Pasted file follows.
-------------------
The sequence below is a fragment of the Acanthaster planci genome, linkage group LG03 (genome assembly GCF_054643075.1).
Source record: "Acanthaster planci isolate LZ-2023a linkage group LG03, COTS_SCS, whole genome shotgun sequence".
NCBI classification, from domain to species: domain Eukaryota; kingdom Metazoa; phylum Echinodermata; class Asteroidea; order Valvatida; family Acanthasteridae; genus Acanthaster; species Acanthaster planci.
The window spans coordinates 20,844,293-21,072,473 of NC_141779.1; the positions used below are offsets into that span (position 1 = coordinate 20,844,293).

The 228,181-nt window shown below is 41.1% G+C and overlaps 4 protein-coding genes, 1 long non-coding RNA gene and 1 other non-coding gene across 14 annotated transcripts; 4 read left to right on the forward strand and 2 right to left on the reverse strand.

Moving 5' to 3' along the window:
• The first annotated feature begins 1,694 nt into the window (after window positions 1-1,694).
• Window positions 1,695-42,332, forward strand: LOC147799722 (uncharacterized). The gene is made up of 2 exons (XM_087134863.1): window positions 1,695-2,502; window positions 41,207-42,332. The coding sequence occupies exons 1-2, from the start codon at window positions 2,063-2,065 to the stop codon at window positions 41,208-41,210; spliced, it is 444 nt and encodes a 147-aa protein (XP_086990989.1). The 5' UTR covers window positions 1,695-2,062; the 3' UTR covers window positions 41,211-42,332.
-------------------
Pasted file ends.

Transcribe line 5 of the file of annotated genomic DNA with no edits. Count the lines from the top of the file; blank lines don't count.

The 228,181-nt window shown below is 41.1% G+C and overlaps 4 protein-coding genes, 1 long non-coding RNA gene and 1 other non-coding gene across 14 annotated transcripts; 4 read left to right on the forward strand and 2 right to left on the reverse strand.